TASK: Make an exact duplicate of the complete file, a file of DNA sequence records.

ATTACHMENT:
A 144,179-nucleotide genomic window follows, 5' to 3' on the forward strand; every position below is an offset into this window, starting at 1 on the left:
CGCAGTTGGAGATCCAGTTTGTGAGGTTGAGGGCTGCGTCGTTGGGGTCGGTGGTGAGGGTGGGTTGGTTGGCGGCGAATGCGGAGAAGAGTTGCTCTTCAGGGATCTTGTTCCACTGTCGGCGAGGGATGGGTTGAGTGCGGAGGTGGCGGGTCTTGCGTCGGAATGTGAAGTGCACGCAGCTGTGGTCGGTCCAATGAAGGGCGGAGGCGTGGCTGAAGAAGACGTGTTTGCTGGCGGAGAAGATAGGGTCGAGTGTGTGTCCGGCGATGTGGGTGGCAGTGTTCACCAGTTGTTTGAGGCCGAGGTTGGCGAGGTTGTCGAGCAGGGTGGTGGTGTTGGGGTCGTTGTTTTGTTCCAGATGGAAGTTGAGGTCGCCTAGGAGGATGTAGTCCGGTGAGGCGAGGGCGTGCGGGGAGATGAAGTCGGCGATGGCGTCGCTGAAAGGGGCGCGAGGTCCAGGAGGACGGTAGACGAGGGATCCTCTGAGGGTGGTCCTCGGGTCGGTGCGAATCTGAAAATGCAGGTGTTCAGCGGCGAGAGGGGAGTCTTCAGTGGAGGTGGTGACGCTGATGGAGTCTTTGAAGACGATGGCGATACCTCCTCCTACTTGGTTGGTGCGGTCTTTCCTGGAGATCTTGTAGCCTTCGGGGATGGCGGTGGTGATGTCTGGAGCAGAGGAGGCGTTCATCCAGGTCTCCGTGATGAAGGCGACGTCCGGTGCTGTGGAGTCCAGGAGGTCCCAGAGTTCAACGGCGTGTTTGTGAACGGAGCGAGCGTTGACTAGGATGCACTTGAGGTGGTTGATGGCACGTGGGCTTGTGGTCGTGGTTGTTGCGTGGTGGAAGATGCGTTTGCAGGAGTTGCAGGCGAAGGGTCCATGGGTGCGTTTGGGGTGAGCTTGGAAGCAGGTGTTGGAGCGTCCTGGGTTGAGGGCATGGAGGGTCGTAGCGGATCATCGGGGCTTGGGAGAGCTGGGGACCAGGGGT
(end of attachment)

A 144,179-nucleotide genomic window follows, 5' to 3' on the forward strand; every position below is an offset into this window, starting at 1 on the left:
CGCAGTTGGAGATCCAGTTTGTGAGGTTGAGGGCTGCGTCGTTGGGGTCGGTGGTGAGGGTGGGTTGGTTGGCGGCGAATGCGGAGAAGAGTTGCTCTTCAGGGATCTTGTTCCACTGTCGGCGAGGGATGGGTTGAGTGCGGAGGTGGCGGGTCTTGCGTCGGAATGTGAAGTGCACGCAGCTGTGGTCGGTCCAATGAAGGGCGGAGGCGTGGCTGAAGAAGACGTGTTTGCTGGCGGAGAAGATAGGGTCGAGTGTGTGTCCGGCGATGTGGGTGGCAGTGTTCACCAGTTGTTTGAGGCCGAGGTTGGCGAGGTTGTCGAGCAGGGTGGTGGTGTTGGGGTCGTTGTTTTGTTCCAGATGGAAGTTGAGGTCGCCTAGGAGGATGTAGTCCGGTGAGGCGAGGGCGTGCGGGGAGATGAAGTCGGCGATGGCGTCGCTGAAAGGGGCGCGAGGTCCAGGAGGACGGTAGACGAGGGATCCTCTGAGGGTGGTCCTCGGGTCGGTGCGAATCTGAAAATGCAGGTGTTCAGCGGCGAGAGGGGAGTCTTCAGTGGAGGTGGTGACGCTGATGGAGTCTTTGAAGACGATGGCGATACCTCCTCCTACTTGGTTGGTGCGGTCTTTCCTGGAGATCTTGTAGCCTTCGGGGATGGCGGTGGTGATGTCTGGAGCAGAGGAGGCGTTCATCCAGGTCTCCGTGATGAAGGCGACGTCCGGTGCTGTGGAGTCCAGGAGGTCCCAGAGTTCAACGGCGTGTTTGTGAACGGAGCGAGCGTTGACTAGGATGCACTTGAGGTGGTTGATGGCACGTGGGCTTGTGGTCGTGGTTGTTGCGTGGTGGAAGATGCGTTTGCAGGAGTTGCAGGCGAAGGGTCCATGGGTGCGTTTGGGGTGAGCTTGGAAGCAGGTGTTGGAGCGTCCTGGGTTGAGGGCATGGAGGGTCGTAGCGGATCATCGGGGCTTGGGAGAGCTGGGGACCAGGGGT